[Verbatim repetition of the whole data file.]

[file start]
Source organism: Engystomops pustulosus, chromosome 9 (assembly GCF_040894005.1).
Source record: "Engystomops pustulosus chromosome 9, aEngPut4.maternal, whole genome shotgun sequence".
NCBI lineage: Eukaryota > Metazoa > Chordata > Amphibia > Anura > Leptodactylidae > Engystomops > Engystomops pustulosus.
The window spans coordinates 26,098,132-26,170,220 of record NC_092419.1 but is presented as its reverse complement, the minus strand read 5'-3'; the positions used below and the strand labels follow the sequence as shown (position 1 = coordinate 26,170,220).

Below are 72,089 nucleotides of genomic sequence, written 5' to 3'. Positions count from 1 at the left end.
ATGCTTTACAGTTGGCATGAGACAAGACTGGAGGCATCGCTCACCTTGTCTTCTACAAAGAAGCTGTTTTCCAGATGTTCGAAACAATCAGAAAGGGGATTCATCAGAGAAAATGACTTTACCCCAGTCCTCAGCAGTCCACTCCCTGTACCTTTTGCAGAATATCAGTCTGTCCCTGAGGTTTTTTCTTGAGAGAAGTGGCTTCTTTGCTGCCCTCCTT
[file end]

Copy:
Source organism: Engystomops pustulosus, chromosome 9 (assembly GCF_040894005.1).
Source record: "Engystomops pustulosus chromosome 9, aEngPut4.maternal, whole genome shotgun sequence".
NCBI lineage: Eukaryota > Metazoa > Chordata > Amphibia > Anura > Leptodactylidae > Engystomops > Engystomops pustulosus.
The window spans coordinates 26,098,132-26,170,220 of record NC_092419.1 but is presented as its reverse complement, the minus strand read 5'-3'; the positions used below and the strand labels follow the sequence as shown (position 1 = coordinate 26,170,220).

Below are 72,089 nucleotides of genomic sequence, written 5' to 3'. Positions count from 1 at the left end.
ATGCTTTACAGTTGGCATGAGACAAGACTGGAGGCATCGCTCACCTTGTCTTCTACAAAGAAGCTGTTTTCCAGATGTTCGAAACAATCAGAAAGGGGATTCATCAGAGAAAATGACTTTACCCCAGTCCTCAGCAGTCCACTCCCTGTACCTTTTGCAGAATATCAGTCTGTCCCTGAGGTTTTTTCTTGAGAGAAGTGGCTTCTTTGCTGCCCTCCTT